Happy New Year, everybody! I’m not much into setting resolutions for myself these days. Or rather, the whole “New Year, New You” mentality doesn’t hold much appeal for me, but I like the idea of being open to change and growth. The year 2017 brought a lot of changes into my life, including putting myself on the job market, and one of the most difficult personal challenges for me this year was bouncing back after each interview that culminated in some variation of, “You’re pretty nifty, Runner Up Candidate.” It’s been quite a while since I failed at something so important to me, but lately I’ve been ruminating on failure and what it can mean. While it’s true that I failed to secure an offer for the three positions I interviewed for last year, I learned something about myself with each one. I got better with each interview, and I was lucky enough to get substantive feedback from two of the hiring managers to better place myself when the next opportunity comes along -- one of whom has even offered to help me look out for other, better suited positions. So with that in mind, what I’d like for 2018 is this: to remember that while failure is an important part of growth, it does not define me, or my worth. I also want to practice more kindness, both to myself and to others. And since I remember a time in the not-too-distant past where I actually enjoyed writing about my twin passions of books and travel, I thought it might be interesting getting back to that in 2018, too.
It turns out that it’s been quite some time since my last book review, which I posted in June 2016 about Homegoing, the best novel I read that year. Eighteen months almost to the day. Please forgive my rustiness here as I ease back into the world of book reviews.
The first book I completed this year is Jonathan Miles’ Anatomy of a Miracle. His work wasn’t new to me, as I had started both of his previous novels, Dear American Airlines and Want Not, but hadn’t finished either one (less a criticism of them than simply being an occupational hazard). This one I picked up at the urging of my sales rep, but I hadn’t read very far before I was hooked: this guy nailed -- I mean, absolutely nailed -- the south Mississippi setting.
Call it homesickness or nostalgia on my part, but I was extremely happy to revisit the Mississippi gulf coast of my youth in these pages, seeing through the eyes of Cameron Harris, a complicated young man whose life has been marked by tragedy: abandoned by his father, losing his best friend, the death of his mother, Hurricane Katrina and subsequently losing his home. As if that weren’t bad enough, he enlists in the army, gets sent to Afghanistan, and has the misfortune of getting a little too close to an old Soviet landmine. When Cameron returns to the US, it’s in a wheelchair. His sister Tanya, as much parent to him as sibling, gives up everything to care for her paraplegic brother.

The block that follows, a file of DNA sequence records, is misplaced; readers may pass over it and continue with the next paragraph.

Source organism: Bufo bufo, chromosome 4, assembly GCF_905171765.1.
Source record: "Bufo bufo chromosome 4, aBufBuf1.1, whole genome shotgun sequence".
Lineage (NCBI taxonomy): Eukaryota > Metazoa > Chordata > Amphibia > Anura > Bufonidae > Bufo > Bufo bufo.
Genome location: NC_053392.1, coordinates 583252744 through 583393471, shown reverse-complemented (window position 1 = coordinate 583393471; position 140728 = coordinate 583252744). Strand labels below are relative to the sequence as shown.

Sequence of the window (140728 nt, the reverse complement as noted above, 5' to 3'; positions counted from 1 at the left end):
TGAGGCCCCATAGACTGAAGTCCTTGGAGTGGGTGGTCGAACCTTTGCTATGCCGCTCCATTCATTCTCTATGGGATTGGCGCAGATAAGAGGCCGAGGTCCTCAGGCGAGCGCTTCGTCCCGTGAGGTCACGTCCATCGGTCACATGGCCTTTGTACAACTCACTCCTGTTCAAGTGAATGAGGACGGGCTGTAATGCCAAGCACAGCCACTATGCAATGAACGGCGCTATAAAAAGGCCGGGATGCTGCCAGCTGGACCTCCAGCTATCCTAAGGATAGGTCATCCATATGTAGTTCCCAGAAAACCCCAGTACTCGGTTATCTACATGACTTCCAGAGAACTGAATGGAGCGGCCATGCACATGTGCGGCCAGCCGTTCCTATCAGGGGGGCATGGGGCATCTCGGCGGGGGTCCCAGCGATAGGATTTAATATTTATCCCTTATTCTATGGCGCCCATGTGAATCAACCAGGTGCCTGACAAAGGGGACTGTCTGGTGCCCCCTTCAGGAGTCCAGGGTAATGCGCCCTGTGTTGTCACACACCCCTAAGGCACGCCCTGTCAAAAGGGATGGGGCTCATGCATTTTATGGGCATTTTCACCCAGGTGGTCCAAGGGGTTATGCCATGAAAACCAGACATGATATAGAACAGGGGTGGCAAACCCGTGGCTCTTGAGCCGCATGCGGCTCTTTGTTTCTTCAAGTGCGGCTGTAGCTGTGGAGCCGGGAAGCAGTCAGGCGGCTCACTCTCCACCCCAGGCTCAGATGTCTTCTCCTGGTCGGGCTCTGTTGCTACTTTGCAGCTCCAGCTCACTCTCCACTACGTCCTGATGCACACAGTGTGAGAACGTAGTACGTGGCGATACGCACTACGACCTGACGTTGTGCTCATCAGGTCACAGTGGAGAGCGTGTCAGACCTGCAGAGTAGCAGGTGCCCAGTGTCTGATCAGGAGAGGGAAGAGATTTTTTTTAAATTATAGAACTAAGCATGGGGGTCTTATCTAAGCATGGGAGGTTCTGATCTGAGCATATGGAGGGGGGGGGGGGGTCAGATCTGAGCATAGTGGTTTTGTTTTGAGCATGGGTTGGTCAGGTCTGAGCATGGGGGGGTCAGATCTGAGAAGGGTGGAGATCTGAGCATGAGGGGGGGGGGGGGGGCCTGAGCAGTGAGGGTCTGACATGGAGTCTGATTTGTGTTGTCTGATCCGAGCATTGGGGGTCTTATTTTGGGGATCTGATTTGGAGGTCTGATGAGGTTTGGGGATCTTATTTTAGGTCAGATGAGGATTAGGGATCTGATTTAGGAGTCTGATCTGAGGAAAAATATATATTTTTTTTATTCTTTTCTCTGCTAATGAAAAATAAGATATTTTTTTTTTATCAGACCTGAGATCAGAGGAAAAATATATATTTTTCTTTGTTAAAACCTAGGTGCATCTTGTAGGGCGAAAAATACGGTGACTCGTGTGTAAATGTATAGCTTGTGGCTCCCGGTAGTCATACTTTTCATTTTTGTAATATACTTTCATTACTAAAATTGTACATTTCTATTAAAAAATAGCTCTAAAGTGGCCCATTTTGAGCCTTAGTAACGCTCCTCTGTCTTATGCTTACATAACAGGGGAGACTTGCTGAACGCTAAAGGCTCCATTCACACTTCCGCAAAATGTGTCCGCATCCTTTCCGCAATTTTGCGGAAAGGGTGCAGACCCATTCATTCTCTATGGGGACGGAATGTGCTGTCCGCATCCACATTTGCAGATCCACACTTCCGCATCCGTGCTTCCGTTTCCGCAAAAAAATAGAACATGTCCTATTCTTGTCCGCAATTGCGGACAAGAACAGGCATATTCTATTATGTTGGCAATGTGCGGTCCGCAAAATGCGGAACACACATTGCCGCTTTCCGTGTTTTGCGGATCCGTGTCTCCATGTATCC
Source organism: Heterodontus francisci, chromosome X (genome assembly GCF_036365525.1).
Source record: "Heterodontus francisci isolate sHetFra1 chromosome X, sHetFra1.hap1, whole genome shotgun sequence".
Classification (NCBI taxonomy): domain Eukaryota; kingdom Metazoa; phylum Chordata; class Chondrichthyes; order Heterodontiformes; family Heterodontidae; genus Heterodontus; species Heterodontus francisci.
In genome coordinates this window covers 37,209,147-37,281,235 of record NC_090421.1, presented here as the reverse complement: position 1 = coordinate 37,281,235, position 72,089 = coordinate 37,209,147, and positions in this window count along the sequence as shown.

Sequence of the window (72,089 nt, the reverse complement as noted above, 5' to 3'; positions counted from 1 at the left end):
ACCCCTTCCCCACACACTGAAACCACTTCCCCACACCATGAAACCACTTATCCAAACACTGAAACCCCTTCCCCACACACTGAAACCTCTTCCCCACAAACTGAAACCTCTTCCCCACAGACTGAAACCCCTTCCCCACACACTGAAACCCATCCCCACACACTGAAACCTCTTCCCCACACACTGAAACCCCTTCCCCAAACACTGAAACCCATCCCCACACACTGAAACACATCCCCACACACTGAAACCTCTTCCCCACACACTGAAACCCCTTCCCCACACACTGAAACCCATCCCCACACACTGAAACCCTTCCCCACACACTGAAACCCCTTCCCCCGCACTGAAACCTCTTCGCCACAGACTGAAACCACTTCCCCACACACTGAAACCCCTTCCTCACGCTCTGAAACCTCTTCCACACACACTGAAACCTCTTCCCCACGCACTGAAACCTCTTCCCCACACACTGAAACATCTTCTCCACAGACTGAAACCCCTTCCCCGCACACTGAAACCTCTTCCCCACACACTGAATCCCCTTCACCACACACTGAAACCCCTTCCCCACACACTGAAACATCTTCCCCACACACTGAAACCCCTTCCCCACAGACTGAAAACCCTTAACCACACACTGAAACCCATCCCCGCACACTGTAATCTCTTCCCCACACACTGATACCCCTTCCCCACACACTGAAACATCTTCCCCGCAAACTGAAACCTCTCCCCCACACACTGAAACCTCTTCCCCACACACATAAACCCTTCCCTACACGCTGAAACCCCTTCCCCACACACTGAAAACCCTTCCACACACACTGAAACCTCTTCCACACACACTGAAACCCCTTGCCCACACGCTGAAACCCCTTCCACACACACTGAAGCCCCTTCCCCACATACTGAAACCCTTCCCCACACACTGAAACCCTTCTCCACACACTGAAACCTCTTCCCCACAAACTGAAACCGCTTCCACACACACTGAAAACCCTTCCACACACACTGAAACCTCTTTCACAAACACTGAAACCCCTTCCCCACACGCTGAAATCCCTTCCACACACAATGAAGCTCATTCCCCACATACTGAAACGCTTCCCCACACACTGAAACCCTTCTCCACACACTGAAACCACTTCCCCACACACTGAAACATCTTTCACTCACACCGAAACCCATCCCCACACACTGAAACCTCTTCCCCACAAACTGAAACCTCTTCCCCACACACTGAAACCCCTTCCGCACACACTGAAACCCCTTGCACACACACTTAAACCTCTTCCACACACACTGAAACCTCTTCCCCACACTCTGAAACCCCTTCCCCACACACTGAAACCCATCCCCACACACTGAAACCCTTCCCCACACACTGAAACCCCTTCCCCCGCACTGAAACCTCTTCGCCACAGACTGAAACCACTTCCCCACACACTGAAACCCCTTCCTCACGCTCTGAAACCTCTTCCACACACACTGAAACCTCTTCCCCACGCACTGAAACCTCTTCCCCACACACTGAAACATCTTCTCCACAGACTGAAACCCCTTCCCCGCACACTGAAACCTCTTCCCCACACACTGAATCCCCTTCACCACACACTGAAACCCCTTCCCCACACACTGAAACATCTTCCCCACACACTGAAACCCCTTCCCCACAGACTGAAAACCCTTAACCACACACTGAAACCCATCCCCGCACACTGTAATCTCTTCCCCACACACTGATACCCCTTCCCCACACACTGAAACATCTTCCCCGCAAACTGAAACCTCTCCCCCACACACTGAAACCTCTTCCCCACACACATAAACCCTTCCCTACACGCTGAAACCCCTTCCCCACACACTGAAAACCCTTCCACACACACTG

Four years later, strange things are afoot at their neighborhood convenience store, when Cameron’s nausea doubles him over in his chair and he leans forward to relieve it. The thing is, there is only so far he can lean forward without falling, and he somehow manages to get his feet underneath himself and stands up in the parking lot of the Biz-E-Bee. Nobody can explain it -- not Cameron or Tanya, not the medical community.
As you can imagine, the Harris home quickly becomes the epicenter of a multi-ring circus. In this most religious of red states, everybody wants to claim a piece of Cameron’s miracle, whether it’s the Republican party wanting Cameron (and by extension, God, of course) on their ticket or a pre-Vatican-II Catholic priest who uses Cameron for his own multi-layered agenda. TV interviews, social media prayer circles, pilgrims to the Biz-E-Bee, and a reality tv/mockumentary crew all descend on the scene, and the whole time Cameron and Tanya are just trying to get on with their lives, wanting to know the whys and wherefores of Cameron’s miracle.
While Anatomy is told in a journalistic fashion that strongly reminded me of the brilliant nonfiction book Five Days at Memorial by Sheri Fink, in both style and scope, what interested me most was the characters, both major and minor: Cameron and Tanya, absolutely; but I also loved the Vietnamese couple who own the convenience store, the devil’s advocate attorney working for the Vatican (literally the advocatus diaboli) , the sergeant under whom Cameron served in the army, and the VA doctor handling Cameron’s case. Mostly, I loved the subtle indictment of people who choose the superficial over substance and the way Miles calls attention to bigotry of all stripes, but above all, I loved the way the author limns each character with the myriad contradictions that comprise this human experience. Beyond that, the writing is just terrific -- it’s not lush, but it’s precise and incredibly evocative in a way that perfectly serves the wide-lens, third person, journalistic POV.
Hogarth, a division of Penguin Random House, will publish this book in March, and I predict that this is the book that will make Jonathan Miles a household name, at least among those households with avid readers of literary fiction. I read an advance review copy provided by the publisher.